Focusing on an Underserved Population
Learn how the astigmatic presbyope can help grow your contact lens practice.
BY JASON MILLER, O.D., M.B.A.
As Dr. Winnick noted in the previous article, the maturing baby boom population creates a unique opportunity for contact lens practitioners, who now have new products, materials and fitting modalities to help satisfy these patients.
A survey by the Contact Lens Council1 reported that more than 40% of consumers are not aware that multifocal contact lenses are available, and 83% of those surveyed would be interested in trying them if the contact lenses would satisfy their visual requirements. The fact that there are an estimated 45 million Americans, or 1 in 6 people, with significant astigmatism2, as well as the large number of emerging presbyopes, many of whom are long-time toric lens wearers, gives us a huge opportunity to fit this growing segment in multifocal toric lenses.
One of the newest advances in the contact lens market is the Proclear Multifocal Toric from CooperVision. This lens combines the toric technology used to correct astigmatism with the most advanced multifocal technology used to correct presbyopia, answering a long-standing need among astigmatic patients. In this article, I'll describe my experience prescribing this lens for a typical patient.
Mark, 48, presented with a history of soft, spherical multifocal contact lens wear and was complaining of blurred distance and near vision with his current lenses. He was considering stopping contact lens wear due to the loss of clear, crisp vision.
Mark is an engineering manager and works at a computer half of the day. He had no complaints of dry eyes or discomfort with his current contact lenses.
As we know, patient selection is a key to success with multifocal contact lenses (Tip: Avoid using the word "bifocal."). Is the patient motivated? How are the patient's eyes used throughout the day?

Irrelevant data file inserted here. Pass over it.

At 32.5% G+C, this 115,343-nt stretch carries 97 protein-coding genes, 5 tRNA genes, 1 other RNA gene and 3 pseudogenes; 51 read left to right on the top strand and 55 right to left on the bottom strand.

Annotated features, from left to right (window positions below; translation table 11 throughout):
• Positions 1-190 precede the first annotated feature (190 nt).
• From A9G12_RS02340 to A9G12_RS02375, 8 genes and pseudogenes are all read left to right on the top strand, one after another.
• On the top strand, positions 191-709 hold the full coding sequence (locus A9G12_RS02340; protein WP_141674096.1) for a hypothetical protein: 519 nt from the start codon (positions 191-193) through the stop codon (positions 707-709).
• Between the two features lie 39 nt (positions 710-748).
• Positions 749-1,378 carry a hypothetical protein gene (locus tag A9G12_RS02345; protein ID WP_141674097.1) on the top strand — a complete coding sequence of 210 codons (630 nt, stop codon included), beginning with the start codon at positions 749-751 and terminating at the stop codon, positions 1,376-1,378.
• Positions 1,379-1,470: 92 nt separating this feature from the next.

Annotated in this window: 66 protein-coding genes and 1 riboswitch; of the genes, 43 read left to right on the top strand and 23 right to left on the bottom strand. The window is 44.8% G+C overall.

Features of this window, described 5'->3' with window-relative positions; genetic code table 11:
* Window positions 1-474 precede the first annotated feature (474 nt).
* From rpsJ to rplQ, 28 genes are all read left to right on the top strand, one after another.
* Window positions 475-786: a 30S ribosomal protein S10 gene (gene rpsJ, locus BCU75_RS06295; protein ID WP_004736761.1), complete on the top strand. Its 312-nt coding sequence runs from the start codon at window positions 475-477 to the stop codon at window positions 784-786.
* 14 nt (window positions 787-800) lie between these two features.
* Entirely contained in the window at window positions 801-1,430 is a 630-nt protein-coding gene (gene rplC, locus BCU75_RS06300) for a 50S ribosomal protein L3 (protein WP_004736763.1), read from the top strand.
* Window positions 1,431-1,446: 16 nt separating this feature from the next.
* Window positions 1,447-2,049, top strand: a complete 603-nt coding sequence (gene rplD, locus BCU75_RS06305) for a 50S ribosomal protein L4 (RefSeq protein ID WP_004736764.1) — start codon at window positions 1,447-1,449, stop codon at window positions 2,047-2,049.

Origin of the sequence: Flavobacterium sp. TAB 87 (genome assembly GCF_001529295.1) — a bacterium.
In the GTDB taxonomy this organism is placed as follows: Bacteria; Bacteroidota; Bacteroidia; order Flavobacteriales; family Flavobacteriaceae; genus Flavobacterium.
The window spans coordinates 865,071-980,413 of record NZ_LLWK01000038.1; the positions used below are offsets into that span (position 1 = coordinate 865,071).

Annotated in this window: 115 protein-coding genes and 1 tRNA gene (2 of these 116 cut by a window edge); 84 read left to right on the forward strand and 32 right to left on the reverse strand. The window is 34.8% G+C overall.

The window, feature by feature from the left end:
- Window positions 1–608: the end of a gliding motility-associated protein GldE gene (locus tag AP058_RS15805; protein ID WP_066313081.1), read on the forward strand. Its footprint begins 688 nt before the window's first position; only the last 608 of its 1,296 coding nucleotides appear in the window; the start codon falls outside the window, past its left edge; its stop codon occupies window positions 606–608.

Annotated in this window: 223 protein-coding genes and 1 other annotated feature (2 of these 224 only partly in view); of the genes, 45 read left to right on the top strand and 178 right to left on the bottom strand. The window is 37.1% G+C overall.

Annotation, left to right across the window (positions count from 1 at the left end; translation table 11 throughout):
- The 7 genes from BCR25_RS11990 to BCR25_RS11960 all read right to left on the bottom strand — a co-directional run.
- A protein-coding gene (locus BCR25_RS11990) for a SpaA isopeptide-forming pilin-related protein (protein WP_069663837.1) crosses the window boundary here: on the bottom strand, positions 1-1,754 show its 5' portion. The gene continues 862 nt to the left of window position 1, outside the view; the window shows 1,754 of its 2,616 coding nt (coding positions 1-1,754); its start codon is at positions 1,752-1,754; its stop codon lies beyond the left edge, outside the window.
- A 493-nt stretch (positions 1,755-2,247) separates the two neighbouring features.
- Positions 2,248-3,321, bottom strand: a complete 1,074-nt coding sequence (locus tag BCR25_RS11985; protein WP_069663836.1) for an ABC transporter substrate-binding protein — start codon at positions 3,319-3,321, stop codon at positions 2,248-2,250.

Mark had been wearing his current contact lenses for 2 years, and he enjoys the freedom contact lenses provide over spectacles. His manifest refraction was:
OD: –0.50 –1.00 × 174 20/20
OS: –0.75 –1.00 × 018 20/20
External and internal ocular examinations revealed both eyes were clear and quiet.
After reviewing his various contact lens options, Mark and I concluded the Proclear Multifocal Toric was the best choice for him. I discussed appropriate visual expectations (that these lenses would allow him to have clear distance, intermediate and near vision for most visual tasks), the fees involved and the importance of follow-up care. I described the basics of the lens design and, as this is a custom-made lens, the expected time it would take for the fitting, fabrication, shipping and subsequent progress visits.
This pre-fitting discussion is a very important component of managing a patient's contact lens care. In this case, Mark wanted improved vision at distance and near if he was going to continue wearing contact lenses. The Proclear Multifocal Toric provides a high amount of flexibility toward achieving that goal. I further explained how I'd modify (Tip: use the word "modify" or "customize" instead of "tweak.") the lenses to meet his specific visual needs.
The Proclear Multifocal Toric is available in base curves of 8.4 and 8.8, powers from +20D to –20D sphere, cylinder from 0.75 to 5.75, axes 5° around the clock, +1.00D to +4.00D adds and in both a D and an N lens design, which enables a balanced visual experience at all ranges.
After determining Mark's right eye is his dominant eye (using a +2.00D flipper in the phoropter), I ordered the initial diagnostic lenses (Tip: Avoid using the word "trials.") as follows:
OD: –0.50 –0.75 × 175 / +1.50 Add / D lens